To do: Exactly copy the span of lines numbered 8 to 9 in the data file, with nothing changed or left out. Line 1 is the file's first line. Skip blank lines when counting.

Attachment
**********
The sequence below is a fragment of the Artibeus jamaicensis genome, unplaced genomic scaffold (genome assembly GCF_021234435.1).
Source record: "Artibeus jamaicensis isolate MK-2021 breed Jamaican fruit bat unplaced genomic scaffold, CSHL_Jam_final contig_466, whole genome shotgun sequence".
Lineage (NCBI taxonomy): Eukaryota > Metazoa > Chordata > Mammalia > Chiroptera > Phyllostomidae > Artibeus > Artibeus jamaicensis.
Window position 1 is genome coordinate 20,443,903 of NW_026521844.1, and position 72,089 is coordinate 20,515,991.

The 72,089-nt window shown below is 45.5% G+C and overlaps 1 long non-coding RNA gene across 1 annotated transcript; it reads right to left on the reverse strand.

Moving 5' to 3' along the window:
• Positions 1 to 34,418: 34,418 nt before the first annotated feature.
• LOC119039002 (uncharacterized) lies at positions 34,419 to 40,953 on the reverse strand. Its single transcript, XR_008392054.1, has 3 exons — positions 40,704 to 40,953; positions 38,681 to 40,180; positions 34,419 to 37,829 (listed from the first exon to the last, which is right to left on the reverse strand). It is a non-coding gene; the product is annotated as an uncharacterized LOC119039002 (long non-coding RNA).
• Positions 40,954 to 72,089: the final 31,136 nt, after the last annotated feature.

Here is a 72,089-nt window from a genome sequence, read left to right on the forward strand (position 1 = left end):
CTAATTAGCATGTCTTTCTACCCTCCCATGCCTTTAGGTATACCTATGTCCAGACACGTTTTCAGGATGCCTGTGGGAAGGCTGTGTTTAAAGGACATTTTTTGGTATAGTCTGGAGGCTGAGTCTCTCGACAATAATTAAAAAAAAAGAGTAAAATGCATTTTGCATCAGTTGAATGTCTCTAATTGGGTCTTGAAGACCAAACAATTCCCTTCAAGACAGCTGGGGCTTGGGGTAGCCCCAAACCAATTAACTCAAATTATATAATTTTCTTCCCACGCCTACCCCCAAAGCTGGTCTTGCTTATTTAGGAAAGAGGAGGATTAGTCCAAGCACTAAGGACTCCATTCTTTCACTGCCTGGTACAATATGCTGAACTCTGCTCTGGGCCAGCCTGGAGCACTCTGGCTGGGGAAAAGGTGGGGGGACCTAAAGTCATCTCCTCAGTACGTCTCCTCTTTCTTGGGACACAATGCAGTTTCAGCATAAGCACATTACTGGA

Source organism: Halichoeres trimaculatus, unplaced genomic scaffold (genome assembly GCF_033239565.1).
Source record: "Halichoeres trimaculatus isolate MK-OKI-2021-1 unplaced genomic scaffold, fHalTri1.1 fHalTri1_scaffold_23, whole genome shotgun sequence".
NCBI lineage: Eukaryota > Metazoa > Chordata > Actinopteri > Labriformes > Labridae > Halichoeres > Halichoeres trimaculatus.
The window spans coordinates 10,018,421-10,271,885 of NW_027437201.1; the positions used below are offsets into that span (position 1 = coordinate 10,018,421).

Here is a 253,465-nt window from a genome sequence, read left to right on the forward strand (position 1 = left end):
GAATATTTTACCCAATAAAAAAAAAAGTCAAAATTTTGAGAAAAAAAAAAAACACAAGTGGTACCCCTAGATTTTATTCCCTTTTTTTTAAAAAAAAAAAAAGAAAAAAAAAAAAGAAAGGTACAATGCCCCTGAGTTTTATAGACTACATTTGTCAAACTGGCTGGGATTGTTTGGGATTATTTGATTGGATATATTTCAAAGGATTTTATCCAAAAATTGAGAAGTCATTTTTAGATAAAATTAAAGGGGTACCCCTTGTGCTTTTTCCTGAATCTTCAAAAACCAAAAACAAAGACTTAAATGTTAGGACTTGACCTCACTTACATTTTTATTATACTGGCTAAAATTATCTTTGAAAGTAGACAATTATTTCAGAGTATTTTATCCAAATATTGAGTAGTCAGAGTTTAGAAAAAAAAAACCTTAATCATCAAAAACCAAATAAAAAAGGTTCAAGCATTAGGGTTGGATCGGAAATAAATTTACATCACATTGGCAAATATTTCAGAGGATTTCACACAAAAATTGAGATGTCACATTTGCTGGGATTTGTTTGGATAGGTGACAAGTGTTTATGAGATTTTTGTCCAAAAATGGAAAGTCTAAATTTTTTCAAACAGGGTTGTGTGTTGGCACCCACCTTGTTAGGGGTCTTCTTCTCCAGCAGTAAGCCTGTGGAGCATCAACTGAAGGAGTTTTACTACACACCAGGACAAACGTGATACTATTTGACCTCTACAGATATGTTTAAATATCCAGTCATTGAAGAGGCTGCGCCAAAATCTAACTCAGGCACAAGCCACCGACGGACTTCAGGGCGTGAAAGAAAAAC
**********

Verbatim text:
• LOC119039002 (uncharacterized) lies at positions 34,419 to 40,953 on the reverse strand. Its single transcript, XR_008392054.1, has 3 exons — positions 40,704 to 40,953; positions 38,681 to 40,180; positions 34,419 to 37,829 (listed from the first exon to the last, which is right to left on the reverse strand). It is a non-coding gene; the product is annotated as an uncharacterized LOC119039002 (long non-coding RNA).
• Positions 40,954 to 72,089: the final 31,136 nt, after the last annotated feature.